Crops Class 9 Notes | EduRev

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Class 9 : Crops Class 9 Notes | EduRev

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Plants of same kind which are grown and cultivated at one place on a large scale are known as crops. Different types of crops require different climatic conditions like temperature, humidity and photoperiods. Crops are divided into two groups on the basis of growing season.

Kharif crops : These crops are sown in the months of June/July and harvested in September/October every year.
eg- Paddy, maize, sugarcane, sorghum, pearl millet.
Rabi crops : These crops are sown in the months of October/November and harvested in March/April every year.
eg- Wheat, oat, barley and pea.
Agriculture : Word agriculture has come from two Latin words, ager meaning field or soil : culture meaning cultivation. Agriculture or farming is the cultivation of the soil. It includes growing of plant crops and rearing of animals.

It is an applied biological science which deals with the production of plants and raising of livestock for human use.

Crops Class 9 Notes | EduRev


Modern agriculture :_ Modern agriculture is a combined effort of art, science and technology to provide food, cloth and shelter to increasing human population. To improve the efficiency of the agriculture process and increase output following steps are taken:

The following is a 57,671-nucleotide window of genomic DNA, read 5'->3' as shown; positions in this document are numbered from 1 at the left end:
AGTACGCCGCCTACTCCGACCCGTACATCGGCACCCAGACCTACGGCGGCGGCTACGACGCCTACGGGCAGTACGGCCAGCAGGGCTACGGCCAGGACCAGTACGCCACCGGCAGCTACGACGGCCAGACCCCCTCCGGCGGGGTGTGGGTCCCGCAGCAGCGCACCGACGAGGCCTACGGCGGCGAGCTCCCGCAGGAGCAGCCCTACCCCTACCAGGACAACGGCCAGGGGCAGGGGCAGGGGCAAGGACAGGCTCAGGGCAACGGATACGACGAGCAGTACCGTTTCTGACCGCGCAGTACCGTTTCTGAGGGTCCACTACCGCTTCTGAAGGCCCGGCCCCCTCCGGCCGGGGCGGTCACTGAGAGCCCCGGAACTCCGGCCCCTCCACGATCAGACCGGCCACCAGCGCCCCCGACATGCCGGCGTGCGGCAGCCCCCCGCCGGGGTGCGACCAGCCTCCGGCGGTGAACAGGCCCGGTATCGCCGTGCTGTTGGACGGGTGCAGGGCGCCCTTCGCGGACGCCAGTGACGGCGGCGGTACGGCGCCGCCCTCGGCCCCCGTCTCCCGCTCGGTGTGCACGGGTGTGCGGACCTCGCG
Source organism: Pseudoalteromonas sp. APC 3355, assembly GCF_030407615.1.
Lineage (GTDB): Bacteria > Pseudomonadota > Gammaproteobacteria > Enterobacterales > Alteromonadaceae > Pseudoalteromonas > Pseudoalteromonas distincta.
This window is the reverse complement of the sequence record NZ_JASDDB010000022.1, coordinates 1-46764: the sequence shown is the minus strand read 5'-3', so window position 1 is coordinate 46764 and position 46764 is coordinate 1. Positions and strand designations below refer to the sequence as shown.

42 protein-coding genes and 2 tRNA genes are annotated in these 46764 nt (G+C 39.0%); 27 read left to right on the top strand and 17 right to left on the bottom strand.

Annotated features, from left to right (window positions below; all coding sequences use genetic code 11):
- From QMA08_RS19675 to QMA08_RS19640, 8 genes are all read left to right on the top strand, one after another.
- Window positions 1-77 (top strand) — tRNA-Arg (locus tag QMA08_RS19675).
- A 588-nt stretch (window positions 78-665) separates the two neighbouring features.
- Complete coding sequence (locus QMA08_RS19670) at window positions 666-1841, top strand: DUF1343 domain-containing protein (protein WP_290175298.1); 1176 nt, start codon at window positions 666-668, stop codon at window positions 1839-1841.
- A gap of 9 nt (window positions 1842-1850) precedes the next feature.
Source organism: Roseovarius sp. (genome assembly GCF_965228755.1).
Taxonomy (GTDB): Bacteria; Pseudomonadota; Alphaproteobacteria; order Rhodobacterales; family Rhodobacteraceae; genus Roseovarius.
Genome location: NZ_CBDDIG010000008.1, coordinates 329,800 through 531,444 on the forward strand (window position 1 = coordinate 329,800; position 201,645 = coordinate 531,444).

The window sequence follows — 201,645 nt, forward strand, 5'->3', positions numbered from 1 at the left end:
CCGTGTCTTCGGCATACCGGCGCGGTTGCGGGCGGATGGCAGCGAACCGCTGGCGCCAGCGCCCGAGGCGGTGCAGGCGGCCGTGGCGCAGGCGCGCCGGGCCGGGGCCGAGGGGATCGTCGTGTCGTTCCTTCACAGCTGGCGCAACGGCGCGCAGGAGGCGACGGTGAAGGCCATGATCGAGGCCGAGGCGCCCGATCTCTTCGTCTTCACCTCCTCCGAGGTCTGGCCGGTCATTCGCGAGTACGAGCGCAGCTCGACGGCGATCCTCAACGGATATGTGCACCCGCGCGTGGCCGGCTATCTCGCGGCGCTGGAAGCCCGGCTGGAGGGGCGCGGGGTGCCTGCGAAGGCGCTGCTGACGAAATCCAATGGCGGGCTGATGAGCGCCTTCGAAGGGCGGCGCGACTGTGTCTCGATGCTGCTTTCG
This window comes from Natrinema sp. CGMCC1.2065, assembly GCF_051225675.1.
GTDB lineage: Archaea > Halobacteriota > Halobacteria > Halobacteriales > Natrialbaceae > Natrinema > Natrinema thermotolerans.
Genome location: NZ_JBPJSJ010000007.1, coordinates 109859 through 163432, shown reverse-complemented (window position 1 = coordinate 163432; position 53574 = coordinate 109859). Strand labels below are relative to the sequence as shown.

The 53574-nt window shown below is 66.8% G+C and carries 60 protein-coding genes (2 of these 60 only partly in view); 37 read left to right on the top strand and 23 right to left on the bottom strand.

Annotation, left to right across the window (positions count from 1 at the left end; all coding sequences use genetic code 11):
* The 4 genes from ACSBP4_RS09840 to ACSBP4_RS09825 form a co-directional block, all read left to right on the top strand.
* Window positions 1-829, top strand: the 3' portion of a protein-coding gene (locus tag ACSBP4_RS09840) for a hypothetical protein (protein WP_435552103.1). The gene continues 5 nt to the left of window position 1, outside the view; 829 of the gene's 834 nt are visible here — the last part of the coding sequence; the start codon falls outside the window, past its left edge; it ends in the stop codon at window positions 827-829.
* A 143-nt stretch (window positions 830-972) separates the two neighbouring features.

1. Highly efficient tools and machines are made and used.
  2. Building of dams and canals for irrigation.
  3. Development of pest resistant and high yielding variety.
  4. Use of fertilizers and pesticides for nutrition and protection of crop respectively.

Sustainable agriculture : The practice of farming and production of maximum agriculture yield through management of natural resources without disturbing the environment is known as sustainable agriculture.

Crops Class 9 Notes | EduRev

In India there has been a four times increase in the production of food grains from 1960 to 2004 with only 25% increase in the cultivable land area.

The major groups of activities for improving crop yields can be classified as :

(i) Crop variety improvement (the choice of seed for planting).

(ii) Crop production improvement (the nurturing of the crop plant).

(iii) Crop protection management (the protection of the growing and harvested crops from loss)

1. Crop variety improvement

The desirable superior character in a variety can be incorporated through various methods of genetic
 improvement of crops.

Plant breeding :- Plant breeding is the science and art of improving the heredity of plants in relation to
 their economic use. The various methods of breeding are as follow :

Introduction :- It is the oldest method of crop improvement.